KUALA LUMPUR — A 41-year-old Japanese woman has lost her last chance to escape the gallows with Malaysia’s highest court affirming the death sentence meted out by a lower court for trafficking drugs into the Southeast Asian country, her lawyer said Friday.
The five-man bench of the Federal Court unanimously rejected Mariko Takeuchi’s appeal on Thursday.
“Basically, the court does not believe her defense,” her lawyer Teh Poh Teik told Kyodo News.
Teh had argued that there was a defect in the chemical analysis of the drug and questioned why the assistant chemist who conducted a particular test was not called to testify by the prosecution.
He also suggested to the court that Takeuchi, a former nurse, should have been charged with “possession,” for which the heaviest punishment is life imprisonment, instead of trafficking, which carries a mandatory death sentence.
“But in the end, just like the high court and the court of appeal, the federal court found her story not credible,” Teh said.
Takeuchi was convicted by the high court and sentenced to death in October 2011 for trafficking 3.5 kilograms of methamphetamines into Malaysia on Oct 30, 2009. In March 2013, she failed to get the appellate court to overturn her conviction and she took her case to the Federal Court where she again lost.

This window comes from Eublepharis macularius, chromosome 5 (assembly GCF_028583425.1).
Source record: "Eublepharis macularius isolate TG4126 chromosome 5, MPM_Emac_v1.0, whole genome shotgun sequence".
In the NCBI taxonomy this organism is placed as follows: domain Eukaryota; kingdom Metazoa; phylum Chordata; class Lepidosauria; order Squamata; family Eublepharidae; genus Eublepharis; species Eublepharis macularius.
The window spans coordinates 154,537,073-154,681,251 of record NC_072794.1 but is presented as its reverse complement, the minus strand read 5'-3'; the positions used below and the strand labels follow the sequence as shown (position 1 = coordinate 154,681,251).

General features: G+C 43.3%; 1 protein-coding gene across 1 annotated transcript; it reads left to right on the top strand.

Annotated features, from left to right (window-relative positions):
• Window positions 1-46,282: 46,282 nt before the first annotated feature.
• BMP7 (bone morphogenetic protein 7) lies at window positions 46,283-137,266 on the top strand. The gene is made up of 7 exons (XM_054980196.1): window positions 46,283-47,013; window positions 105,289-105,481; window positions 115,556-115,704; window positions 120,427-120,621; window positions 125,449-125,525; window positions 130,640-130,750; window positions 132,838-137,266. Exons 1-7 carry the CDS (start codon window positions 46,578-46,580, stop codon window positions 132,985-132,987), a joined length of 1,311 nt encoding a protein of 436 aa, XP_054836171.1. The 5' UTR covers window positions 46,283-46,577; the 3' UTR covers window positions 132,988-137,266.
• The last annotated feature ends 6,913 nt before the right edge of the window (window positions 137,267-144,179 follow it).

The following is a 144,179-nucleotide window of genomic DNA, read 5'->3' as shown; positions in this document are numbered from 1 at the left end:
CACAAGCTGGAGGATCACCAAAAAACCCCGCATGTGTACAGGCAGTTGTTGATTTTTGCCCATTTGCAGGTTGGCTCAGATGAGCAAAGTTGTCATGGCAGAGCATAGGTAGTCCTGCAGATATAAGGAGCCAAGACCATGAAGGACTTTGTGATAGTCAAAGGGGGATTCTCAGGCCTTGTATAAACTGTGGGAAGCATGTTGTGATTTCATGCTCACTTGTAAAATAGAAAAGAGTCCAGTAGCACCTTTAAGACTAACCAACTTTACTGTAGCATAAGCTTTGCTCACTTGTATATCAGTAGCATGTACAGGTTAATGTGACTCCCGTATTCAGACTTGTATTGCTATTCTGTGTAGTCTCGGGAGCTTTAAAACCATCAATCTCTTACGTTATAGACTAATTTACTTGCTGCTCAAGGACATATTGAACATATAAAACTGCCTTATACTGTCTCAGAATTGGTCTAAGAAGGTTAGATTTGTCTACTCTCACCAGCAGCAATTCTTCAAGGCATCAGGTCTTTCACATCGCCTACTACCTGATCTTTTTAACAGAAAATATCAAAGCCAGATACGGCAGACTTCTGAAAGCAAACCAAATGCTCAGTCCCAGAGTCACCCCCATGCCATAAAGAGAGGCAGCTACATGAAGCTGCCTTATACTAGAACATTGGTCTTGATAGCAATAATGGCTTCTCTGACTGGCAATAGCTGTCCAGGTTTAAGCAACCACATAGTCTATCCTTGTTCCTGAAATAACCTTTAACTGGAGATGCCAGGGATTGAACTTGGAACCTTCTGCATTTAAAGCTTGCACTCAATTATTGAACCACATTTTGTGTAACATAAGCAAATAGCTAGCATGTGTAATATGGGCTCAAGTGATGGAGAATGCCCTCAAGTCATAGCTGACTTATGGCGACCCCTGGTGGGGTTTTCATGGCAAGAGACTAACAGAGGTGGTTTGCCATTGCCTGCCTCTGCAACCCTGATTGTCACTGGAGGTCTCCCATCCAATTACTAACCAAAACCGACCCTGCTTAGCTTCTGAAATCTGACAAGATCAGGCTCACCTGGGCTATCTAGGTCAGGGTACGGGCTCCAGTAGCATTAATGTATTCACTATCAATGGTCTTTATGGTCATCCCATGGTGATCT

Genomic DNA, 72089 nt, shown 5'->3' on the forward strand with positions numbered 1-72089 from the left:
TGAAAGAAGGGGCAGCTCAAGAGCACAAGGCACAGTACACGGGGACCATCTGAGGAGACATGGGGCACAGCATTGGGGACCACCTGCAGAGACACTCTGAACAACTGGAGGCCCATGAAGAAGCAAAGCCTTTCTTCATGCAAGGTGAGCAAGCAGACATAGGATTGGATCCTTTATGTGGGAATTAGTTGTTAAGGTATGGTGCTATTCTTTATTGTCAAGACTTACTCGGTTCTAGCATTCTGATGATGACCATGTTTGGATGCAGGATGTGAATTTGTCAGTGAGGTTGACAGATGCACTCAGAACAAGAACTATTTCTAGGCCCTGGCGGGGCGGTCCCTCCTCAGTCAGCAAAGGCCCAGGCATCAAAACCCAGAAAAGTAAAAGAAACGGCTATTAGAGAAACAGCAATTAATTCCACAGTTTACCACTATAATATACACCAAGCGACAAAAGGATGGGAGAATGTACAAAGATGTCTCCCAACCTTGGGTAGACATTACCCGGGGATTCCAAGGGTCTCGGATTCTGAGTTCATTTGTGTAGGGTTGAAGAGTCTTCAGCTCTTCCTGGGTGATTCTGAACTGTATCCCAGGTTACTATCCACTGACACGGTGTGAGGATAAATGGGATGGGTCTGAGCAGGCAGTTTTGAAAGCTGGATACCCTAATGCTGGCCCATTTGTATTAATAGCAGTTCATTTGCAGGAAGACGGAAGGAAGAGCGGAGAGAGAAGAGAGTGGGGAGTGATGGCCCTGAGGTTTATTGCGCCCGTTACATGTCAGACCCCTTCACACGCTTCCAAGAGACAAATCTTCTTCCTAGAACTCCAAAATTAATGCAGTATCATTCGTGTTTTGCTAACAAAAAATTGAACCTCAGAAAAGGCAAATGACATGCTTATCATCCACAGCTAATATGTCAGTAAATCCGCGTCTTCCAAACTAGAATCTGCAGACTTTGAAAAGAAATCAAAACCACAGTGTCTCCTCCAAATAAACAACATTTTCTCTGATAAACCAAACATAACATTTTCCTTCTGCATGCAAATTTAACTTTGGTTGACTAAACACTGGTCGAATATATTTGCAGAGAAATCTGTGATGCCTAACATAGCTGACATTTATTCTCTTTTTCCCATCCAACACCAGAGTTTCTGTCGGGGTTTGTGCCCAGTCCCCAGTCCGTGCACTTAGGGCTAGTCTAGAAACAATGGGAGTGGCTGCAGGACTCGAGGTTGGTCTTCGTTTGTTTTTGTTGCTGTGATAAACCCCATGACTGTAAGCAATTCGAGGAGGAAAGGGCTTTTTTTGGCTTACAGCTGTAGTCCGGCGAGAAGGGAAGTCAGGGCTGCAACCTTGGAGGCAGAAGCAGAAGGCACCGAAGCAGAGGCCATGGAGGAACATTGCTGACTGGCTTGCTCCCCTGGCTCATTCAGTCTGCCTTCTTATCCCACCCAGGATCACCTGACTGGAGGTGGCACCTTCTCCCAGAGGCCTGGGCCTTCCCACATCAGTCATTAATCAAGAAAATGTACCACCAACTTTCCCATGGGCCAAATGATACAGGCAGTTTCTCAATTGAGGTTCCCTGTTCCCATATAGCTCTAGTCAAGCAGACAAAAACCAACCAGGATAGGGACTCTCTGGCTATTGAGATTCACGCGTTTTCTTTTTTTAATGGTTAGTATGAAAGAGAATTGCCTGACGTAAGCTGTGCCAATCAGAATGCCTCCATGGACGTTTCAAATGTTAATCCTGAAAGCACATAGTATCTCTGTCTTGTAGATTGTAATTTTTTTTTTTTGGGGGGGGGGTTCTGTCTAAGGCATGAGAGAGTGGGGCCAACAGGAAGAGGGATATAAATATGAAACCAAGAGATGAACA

Under Malaysian law, anyone found possessing a minimum of 50 grams of methamphetamine is considered to be trafficking in a dangerous drug, which is punishable by death.
Takeuchi had pleaded innocent in her first trial. She testified that she did not know about the drugs found in a suitcase she brought to Malaysia from Dubai. She said she was carrying the suitcase as a favor for an Iranian acquaintance.
Takeuchi, who has been incarcerated since her arrest, is the first Japanese national to be tried on a drug trafficking charge in Malaysia and the first sentenced to hang.
Teh said her last resort is to seek a pardon from the Sultan of Selangor state. Meantime, Takeuchi is being held at a women’s prison in northeastern Kelantan state.
Source: Japan Today, October 16, 2015
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